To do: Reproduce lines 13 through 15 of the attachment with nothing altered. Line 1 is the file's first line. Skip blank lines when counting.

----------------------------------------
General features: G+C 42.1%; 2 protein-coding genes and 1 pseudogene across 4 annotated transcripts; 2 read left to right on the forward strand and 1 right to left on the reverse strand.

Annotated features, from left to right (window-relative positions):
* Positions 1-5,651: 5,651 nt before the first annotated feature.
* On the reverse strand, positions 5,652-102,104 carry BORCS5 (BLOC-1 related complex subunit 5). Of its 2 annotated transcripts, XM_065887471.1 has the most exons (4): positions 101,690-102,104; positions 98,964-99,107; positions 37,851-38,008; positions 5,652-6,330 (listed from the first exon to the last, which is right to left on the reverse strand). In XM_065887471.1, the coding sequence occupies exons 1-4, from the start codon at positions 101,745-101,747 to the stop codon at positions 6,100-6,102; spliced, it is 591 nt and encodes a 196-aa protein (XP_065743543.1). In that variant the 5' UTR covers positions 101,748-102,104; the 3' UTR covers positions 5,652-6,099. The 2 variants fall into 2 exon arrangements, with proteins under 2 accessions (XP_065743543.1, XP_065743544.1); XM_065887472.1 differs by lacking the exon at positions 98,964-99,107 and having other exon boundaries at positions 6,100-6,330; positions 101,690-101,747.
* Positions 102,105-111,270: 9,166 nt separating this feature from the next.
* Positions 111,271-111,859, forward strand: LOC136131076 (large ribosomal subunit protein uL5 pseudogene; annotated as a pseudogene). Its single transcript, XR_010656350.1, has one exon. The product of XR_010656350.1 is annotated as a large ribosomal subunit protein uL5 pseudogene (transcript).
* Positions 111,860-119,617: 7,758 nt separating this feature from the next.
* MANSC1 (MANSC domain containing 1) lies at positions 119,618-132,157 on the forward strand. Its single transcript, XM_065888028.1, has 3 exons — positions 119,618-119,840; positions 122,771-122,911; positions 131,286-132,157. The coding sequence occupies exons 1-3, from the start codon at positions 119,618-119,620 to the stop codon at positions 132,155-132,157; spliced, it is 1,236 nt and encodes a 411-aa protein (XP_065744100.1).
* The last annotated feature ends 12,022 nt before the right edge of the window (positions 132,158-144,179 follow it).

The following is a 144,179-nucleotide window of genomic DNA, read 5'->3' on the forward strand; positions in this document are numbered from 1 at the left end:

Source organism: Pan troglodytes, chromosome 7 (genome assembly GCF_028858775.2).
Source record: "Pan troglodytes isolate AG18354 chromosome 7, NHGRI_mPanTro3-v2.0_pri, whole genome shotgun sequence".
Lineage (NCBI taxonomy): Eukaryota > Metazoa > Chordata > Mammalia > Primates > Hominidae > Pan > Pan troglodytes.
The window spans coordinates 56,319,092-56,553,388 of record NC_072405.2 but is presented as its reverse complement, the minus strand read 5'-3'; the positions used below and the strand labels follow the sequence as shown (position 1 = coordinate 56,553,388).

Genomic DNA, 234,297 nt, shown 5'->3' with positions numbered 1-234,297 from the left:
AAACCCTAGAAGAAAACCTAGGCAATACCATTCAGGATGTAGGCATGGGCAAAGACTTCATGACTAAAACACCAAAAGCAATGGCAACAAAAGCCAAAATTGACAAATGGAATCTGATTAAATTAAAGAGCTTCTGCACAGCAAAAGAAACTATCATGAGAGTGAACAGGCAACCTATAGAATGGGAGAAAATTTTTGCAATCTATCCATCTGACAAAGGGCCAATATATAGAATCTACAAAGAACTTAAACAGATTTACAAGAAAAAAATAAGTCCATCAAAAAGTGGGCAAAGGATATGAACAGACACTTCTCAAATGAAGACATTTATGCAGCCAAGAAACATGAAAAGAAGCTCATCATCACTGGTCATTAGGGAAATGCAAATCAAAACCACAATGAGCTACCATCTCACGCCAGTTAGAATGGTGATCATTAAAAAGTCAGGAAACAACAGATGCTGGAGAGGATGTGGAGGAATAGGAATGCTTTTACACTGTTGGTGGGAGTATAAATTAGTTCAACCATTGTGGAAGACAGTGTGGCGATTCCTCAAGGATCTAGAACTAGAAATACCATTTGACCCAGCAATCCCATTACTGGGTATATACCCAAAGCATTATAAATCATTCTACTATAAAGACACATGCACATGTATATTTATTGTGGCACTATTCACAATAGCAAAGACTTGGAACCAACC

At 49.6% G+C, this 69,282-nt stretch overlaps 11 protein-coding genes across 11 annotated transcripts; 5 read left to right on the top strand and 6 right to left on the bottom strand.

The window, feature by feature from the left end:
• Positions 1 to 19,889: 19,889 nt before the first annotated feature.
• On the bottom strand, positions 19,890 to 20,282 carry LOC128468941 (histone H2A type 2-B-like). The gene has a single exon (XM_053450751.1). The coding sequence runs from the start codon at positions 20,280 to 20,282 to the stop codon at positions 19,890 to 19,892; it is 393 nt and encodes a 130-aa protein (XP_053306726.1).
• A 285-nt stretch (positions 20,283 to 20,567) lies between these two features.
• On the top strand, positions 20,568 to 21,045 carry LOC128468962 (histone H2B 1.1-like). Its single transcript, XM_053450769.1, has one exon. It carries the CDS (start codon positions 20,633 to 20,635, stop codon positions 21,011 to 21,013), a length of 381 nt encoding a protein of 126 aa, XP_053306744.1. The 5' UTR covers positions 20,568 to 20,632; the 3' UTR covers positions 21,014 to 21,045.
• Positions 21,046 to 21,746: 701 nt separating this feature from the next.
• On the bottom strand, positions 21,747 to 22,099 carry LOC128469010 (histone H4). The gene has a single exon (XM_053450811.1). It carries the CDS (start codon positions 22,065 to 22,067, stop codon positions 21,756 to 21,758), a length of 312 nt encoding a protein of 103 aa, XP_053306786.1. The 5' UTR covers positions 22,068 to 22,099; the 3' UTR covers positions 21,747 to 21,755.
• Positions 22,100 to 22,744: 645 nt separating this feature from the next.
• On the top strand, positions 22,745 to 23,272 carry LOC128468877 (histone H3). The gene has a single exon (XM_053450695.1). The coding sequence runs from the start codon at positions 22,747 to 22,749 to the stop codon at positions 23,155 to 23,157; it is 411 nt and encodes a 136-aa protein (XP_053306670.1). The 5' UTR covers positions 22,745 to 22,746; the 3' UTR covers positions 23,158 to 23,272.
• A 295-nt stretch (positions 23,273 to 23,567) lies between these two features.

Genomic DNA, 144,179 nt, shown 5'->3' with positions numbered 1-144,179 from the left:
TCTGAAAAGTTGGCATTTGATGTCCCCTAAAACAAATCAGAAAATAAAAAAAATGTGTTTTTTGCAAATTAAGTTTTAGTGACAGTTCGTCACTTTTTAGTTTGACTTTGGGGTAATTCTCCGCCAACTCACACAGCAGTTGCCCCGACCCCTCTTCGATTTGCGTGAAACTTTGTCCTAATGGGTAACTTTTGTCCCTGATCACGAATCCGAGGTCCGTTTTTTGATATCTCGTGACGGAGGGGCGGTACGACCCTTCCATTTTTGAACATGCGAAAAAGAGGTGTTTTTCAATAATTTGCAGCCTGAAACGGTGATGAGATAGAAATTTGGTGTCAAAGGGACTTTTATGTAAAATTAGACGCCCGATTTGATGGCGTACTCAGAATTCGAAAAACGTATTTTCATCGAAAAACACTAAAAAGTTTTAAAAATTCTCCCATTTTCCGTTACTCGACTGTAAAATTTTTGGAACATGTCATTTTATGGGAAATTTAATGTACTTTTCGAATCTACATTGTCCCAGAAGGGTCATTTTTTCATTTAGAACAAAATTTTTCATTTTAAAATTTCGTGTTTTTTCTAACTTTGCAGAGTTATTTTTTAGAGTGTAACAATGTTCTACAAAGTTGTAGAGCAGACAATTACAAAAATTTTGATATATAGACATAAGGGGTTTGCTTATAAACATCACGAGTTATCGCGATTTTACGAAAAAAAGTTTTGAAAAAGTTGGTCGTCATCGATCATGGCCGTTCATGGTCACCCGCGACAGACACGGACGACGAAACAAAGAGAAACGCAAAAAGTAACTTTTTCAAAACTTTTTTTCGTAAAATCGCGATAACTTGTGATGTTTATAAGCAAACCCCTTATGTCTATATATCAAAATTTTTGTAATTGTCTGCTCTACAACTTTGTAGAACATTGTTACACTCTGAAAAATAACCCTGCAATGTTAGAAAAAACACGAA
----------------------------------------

Lineage (NCBI taxonomy): Eukaryota > Metazoa > Chordata > Mammalia > Primates > Hominidae > Pan > Pan troglodytes.
The window spans coordinates 56,319,092-56,553,388 of record NC_072405.2 but is presented as its reverse complement, the minus strand read 5'-3'; the positions used below and the strand labels follow the sequence as shown (position 1 = coordinate 56,553,388).

Genomic DNA, 234,297 nt, shown 5'->3' with positions numbered 1-234,297 from the left: